12/16/1937 - After months of planning and labor, the day finally arrives in which convict buddies Ralph Roe (prisoner AZ-260) and Theodore Cole (prisoner AZ-258) decide to become the first men to test the vulnerability of their supposed escape proof home ... challenging the bars, walls, and water of the Federal penitentiary located on Alcatraz Island.
Theodore Cole is a twenty-five-year-old felon from Oklahoma with burglary, armed robbery, kidnapping, murder and two escape incidents on a record that began when he was fourteen ... he is serving a 50-year sentence. Ralph Roe is a thirty-two-year-old criminal also from Oklahoma with a resume that includes grand larceny, theft, harboring a fugitive, auto theft, armed robbery, burglary, and kidnapping ... he is serving a 99-year sentence. Both men are extremely bad apples!
Serving out their terms quietly, both with jobs in the prison's Model Shop, Cole with a position as a janitor and Roe with work converting used tires into rubber floor mats, sometime in 1936 the men discover a flaw in their confinement ... the bars in the windows where they work are not made of tool-proof steel and can be parted. Creating a make-shift saw, the men soon beginning carving away at a special window they have selected for their escape every moment they are not under observation by a guard, covering up their work from discovery with a camouflage mixture of paint chips and putty. Bars finally cut, the men then wait for an essential element of their plan that they know will arrive sooner or later ... the dense fog San Francisco is notorious for having and in December of 1937, the thick grey cloak they need to leave the island arrives.
Alcatraz Model Shop
A deterrent to escapes, a count of the men working in the Model Shop is made every thirty minutes, and when Officer Joseph Steele makes his rounds at 1:00 in the afternoon, all prisoners are accounted for. As soon as the officers leaves however, Roe and Cole make their move for freedom ... the cut bars are dislodged, the men climb through a 8 and 3/4 by 8 and 3/4 inches hole, drop five feet to the ground, use a twenty-four-inch Stillson wrench to twist off a padlock on a gate leading through a fence topped by five feet of barbed wire, drop twelve feet from a cliff on to a beach covered in car tires discarded by the Mat Shop, and then vanish into the waters of San Francisco Bay, never to be seen again, both drowning victims of a 7-9 knot ebb tide that is thought to have carried the men out into the Pacific ... at least that is the official story.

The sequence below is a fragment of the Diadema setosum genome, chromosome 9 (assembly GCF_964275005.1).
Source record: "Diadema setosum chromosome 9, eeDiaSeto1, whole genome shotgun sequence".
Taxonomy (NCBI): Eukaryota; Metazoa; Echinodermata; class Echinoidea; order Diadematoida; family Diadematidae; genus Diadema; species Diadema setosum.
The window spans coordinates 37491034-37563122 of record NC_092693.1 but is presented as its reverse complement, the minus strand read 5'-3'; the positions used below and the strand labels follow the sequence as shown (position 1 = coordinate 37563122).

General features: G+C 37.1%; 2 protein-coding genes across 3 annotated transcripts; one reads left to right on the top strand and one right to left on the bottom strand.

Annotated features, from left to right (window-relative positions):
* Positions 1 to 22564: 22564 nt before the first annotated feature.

Cole rap sheet
Roe rap sheet
Missed when the count is next taken at 1:30, a massive search of both the island, the waters ringing Alcatraz, and potential landing sights takes place ... and a $500 reward for information leading to the arrest of the men is offered. Nothing comes of any of it though and when an inmate testifies that he had seen the men floundering in the water, Alcatraz officials and FBI personnel determine the men are dead. But are they? The active investigation of the missing men is not discontinued until September of 1974, and over the years there will be reported sightings of the escapees in a North Bergen, New Jersey bar, by a cab driver in Seminole, Oklahoma who claims he gave the outlaws a ride, by a bartender in Petaluma, by two hitchhikers in Tulsa who will identify the men from photos they are shown by police, Warden Johnston will receive a postcard from Colorado signed T. Cole, an inmate will receive a letter with the code the convicts had agreed to send if they successfully escaped that posits "business is good," and in 1941, the San Francisco Chronicle will run a story stating that the men are living in South America. Did they drown or make it to shore? To this day no one can say with 100% certainty what happened to Cole and Roe ... and the ghosts of the island aren't talking!